“It shows we can live together in peace with Muslims — because we did for centuries before,” he says. “When Islam first came to Iraq, the Christians here welcomed them.”

Legend traces Christianity in Iraq to Thomas, one of the Twelve Apostles who fanned out to spread Christ’s word after the Crucifixion.

Historians believe Hira was founded around 270 A.D., grew into a major force in Mesopotamia centuries before the advent of Islam, and reputedly was a cradle of Arabic script.

Lying 160 kilometers (100 miles) south of Baghdad, it was lost to Iraq’s southern desert for centuries after Christians were driven out of the area by Muslim rulers.

Erica Hunter, a professor of early Christianity at London’s School of Oriental and African Studies, says historical evidence shows that by the early third century, the faith was well established in what is now southern Iraq by the Lakhmid dynasty, an Arab kingdom whose final ruler converted to Christianity.

For centuries Hira was an important center of the Church of the East, sometimes known as the Nestorian church, whose modern offshoot, the Assyrian Church of the East, is still followed in Iraq. Hira, also called al-Hirah, lay near the Sea of Najaf, since vanished, and was renowned as an idyllic retreat.

Archaeological finds have been traced in the 1900s, but the evidence is limited.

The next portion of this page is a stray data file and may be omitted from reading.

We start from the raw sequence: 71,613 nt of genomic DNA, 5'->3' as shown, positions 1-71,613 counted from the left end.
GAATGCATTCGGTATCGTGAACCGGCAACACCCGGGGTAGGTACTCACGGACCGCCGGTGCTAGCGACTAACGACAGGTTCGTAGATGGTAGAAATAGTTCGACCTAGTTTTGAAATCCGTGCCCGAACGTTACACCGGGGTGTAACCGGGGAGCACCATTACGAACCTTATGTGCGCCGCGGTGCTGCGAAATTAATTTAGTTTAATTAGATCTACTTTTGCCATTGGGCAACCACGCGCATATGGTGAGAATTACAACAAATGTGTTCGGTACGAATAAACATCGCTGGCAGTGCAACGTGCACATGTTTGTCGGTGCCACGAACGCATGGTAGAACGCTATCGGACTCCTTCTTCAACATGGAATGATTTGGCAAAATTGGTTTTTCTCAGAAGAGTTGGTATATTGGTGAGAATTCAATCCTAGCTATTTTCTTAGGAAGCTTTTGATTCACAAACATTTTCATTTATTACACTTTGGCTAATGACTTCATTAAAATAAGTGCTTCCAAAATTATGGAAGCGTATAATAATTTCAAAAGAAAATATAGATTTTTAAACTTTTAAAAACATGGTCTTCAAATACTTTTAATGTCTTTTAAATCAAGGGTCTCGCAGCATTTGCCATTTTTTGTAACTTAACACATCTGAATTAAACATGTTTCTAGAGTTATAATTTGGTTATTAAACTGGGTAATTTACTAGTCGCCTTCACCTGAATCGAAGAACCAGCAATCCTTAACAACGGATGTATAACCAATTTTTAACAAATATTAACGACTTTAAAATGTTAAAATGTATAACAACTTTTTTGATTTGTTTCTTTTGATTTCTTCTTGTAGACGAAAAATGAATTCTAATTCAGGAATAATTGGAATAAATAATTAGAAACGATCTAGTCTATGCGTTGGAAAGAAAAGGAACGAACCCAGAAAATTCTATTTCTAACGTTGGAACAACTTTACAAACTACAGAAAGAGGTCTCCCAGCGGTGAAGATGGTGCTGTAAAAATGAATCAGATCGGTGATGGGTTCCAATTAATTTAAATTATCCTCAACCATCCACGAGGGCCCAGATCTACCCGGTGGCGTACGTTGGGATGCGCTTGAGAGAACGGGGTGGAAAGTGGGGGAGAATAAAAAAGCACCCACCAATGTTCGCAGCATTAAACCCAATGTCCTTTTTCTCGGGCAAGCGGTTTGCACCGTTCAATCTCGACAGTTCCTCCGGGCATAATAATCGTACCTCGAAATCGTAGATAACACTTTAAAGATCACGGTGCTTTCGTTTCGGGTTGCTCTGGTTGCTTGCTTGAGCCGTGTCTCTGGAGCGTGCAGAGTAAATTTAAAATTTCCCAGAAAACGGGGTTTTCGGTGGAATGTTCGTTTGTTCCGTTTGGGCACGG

Hunter, one of the few scholars to explore the other sites linked to Hira, studied the Syriac inscriptions found by a Japanese-led team in the 1980’s. Other traces of Hira include two churches excavated in 1934 by an Oxford University team. Several church sites were mapped by German archaeologists in the 1980s before the 1991 Gulf War curtailed new exploration.

Hunter is cautious about claims the newly discovered ruins are Iraq’s oldest church, but adds, “They certainly must be very, very early,” perhaps dating to the fourth century dating.

What is clear is that Christianity at Hira continued to thrive alongside Islam until at least the 11th century, hundreds of years after the Muslim conquest of the area.

“In fact Muslim historians talk of 40 monasteries in the vicinity of Hira,” Hunter said in a telephone interview from London

Eventually the region’s Muslim rulers began persecuting the Christians, and Hira’s churches were abandoned. Most remaining Iraqi Christians today are clustered in Baghdad, Mosul, Kirkuk and the self-ruled Kurdish north of Iraq.

Al-Fatli, himself a Shiite, thinks of those 40 lost monasteries as he surveys the desert around the abandoned Najaf excavation. For now, though, Christianity’s lost city in Iraq will remain mostly a mystery.

But lawmaker Kanna says there’s still time to uncover it. After all, like the remains, Christians in Iraq have endured for some two thousand years.

“This is our country. We will be here,” he says. “We’ll be here not only for one more century, but for many centuries to come.”

Source (and some more pics are there).